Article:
It almost sounds too good to be true: Researchers have developed a tiny sponge that can reprogram immune cells to attack cancer. The treatment is less invasive than surgery and potentially more effective, too. And with human trials beginning this week, there's a chance it will soon be available for everyone.
This impressive-sounding scenario is very much a real thing. A team of Harvard scientists are currently perfecting an innovative new treatment for melanoma, the deadly skin cancer. Unlike similar approaches that require patients' immune cells to be taken out of the body and reprogrammed to fight cancer cells, this treatment implants a small sponge—about the size of a fingernail—under a patient's skin. The sponge instructs the immune cells to seek and destroy cancer cells, and it works. In one study, about half of the mice treated with the vaccine were tumor-free after 25 days. Now it's time to see if it works as well on humans.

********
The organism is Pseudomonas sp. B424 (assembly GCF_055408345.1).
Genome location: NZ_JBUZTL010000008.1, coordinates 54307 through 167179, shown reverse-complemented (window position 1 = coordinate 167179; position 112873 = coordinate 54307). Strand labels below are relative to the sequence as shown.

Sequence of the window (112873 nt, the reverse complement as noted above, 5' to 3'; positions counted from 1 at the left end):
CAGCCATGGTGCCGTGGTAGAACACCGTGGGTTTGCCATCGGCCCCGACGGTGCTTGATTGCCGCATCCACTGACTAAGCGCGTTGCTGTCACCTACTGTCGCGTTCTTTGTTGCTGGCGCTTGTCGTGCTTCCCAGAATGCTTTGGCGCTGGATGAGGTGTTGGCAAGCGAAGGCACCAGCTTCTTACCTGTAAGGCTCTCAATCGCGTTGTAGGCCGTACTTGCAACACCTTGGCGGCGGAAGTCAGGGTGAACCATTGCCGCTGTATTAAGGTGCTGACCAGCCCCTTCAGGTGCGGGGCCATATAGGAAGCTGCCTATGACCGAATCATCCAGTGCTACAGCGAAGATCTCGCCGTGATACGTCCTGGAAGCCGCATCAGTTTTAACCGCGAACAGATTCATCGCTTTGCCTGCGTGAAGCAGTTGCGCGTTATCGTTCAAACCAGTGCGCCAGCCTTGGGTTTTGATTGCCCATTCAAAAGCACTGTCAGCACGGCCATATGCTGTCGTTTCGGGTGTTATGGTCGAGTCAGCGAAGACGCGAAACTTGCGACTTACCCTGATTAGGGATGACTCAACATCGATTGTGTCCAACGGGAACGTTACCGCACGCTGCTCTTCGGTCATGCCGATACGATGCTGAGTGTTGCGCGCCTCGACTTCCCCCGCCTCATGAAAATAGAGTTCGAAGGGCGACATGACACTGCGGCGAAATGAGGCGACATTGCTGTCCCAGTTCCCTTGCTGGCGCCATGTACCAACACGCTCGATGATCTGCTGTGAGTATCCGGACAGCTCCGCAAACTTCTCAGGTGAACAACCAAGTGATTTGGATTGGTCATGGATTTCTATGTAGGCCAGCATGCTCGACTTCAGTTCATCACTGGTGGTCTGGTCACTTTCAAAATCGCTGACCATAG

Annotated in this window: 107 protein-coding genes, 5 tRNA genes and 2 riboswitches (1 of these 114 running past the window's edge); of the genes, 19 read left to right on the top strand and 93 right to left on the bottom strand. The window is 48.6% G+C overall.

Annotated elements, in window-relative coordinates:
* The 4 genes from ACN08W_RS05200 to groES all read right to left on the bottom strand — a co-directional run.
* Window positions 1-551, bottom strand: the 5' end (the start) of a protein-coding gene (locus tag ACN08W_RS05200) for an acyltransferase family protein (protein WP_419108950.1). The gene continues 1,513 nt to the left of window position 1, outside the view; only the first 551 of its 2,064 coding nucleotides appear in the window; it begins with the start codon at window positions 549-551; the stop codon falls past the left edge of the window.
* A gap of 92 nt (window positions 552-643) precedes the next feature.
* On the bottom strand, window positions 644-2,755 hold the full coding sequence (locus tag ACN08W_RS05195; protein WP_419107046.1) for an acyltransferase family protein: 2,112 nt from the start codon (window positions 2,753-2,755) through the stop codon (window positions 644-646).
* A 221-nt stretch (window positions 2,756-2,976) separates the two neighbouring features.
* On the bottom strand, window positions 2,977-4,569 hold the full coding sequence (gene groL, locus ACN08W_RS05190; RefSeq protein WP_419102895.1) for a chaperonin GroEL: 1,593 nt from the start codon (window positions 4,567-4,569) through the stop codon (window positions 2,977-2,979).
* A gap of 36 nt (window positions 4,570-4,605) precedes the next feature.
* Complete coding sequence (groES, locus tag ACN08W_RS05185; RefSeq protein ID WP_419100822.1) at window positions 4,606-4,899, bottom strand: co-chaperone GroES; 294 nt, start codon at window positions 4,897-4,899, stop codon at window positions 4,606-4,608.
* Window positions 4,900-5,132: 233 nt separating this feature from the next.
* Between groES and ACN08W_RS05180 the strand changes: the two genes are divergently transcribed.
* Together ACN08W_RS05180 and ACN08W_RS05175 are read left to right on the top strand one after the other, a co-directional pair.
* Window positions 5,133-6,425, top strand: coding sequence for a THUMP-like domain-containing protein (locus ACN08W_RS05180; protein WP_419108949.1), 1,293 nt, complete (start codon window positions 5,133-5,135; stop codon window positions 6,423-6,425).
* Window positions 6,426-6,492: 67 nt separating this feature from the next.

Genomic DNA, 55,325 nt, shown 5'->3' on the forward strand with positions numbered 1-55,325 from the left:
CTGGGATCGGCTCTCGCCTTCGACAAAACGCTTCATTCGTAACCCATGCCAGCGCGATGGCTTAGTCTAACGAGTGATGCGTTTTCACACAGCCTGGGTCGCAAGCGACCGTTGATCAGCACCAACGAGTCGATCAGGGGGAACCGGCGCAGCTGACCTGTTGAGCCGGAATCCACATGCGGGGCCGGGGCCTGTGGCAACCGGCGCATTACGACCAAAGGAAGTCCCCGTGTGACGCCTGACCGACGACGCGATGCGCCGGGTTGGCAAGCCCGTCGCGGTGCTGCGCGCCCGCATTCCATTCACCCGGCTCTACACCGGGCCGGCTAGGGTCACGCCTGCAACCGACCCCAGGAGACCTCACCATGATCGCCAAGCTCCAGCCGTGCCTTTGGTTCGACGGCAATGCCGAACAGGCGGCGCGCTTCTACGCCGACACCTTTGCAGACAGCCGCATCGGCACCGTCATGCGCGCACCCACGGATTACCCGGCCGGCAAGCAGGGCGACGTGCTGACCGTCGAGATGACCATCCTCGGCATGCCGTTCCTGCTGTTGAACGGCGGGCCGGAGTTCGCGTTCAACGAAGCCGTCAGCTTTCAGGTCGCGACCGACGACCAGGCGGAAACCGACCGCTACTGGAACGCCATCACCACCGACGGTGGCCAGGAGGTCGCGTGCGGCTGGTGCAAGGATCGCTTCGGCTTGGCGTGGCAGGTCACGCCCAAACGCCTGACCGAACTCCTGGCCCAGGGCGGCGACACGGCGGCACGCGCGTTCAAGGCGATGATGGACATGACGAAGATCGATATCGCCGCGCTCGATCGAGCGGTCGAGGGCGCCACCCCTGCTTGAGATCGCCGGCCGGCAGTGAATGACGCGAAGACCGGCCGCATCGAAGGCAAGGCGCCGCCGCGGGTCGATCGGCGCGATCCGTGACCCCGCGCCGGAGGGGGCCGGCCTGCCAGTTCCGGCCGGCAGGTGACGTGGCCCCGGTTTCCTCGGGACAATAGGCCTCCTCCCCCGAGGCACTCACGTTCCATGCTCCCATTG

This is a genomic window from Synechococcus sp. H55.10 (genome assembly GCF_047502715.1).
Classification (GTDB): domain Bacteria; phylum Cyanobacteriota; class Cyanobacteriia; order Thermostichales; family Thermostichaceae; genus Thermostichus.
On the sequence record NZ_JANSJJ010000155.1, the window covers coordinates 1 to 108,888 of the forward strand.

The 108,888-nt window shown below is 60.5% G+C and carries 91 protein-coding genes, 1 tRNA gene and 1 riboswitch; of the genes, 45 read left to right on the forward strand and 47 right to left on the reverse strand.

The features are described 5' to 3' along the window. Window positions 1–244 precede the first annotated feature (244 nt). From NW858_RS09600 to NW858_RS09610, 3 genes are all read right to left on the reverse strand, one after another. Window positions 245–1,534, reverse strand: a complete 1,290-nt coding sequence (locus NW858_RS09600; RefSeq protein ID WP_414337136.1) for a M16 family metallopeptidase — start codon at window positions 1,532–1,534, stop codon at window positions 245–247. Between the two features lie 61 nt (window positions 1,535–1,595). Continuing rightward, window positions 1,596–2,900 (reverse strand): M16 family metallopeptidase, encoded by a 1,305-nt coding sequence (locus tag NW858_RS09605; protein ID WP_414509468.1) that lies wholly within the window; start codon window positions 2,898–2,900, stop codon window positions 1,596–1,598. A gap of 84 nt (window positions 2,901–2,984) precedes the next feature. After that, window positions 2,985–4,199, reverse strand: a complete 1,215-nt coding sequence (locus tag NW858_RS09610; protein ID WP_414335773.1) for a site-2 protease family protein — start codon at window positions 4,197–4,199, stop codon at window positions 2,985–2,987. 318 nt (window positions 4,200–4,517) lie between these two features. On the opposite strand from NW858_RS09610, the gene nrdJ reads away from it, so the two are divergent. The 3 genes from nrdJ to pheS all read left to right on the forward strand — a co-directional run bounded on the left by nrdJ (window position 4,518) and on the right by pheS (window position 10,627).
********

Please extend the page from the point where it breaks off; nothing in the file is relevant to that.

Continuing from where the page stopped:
Vaccines for melanoma specifically have proven difficult to perfect. Earlier this week, a melanoma vaccine produced by GlaxoSmithKline fell short of expectations and immediately raised doubts about whether it would ever make it to market. Nevertheless, scientists remain hopeful that the immunotherapy approach—that is, training the immune system to kill cancer cells—will be the path forward. One immunotherapy approach unveiled last year was shown to reduce or cure all different types of cancer, and researchers think this new sponge treatment could do the same.